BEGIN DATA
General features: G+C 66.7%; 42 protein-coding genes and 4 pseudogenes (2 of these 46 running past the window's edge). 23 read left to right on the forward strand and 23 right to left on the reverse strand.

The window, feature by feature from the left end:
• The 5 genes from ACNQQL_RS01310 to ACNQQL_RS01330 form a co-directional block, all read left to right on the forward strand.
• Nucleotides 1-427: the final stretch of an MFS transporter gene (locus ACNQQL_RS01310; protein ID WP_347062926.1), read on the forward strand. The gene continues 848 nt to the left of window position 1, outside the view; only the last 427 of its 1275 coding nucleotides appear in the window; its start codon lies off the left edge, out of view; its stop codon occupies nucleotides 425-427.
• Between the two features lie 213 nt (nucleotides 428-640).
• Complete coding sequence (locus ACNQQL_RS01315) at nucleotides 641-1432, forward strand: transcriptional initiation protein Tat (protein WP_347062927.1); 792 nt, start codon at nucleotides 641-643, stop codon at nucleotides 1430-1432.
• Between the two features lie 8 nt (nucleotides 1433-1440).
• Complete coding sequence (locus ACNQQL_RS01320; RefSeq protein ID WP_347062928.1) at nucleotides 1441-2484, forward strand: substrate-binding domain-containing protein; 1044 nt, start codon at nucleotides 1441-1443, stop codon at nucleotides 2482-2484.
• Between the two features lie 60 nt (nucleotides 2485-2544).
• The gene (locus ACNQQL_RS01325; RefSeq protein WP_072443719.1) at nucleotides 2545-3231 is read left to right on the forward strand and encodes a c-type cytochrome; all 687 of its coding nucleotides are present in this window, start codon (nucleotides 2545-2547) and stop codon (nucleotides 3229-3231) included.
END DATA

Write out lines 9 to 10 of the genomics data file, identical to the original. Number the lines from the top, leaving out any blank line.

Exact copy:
• Between the two features lie 60 nt (nucleotides 2485-2544).
• The gene (locus ACNQQL_RS01325; RefSeq protein WP_072443719.1) at nucleotides 2545-3231 is read left to right on the forward strand and encodes a c-type cytochrome; all 687 of its coding nucleotides are present in this window, start codon (nucleotides 2545-2547) and stop codon (nucleotides 3229-3231) included.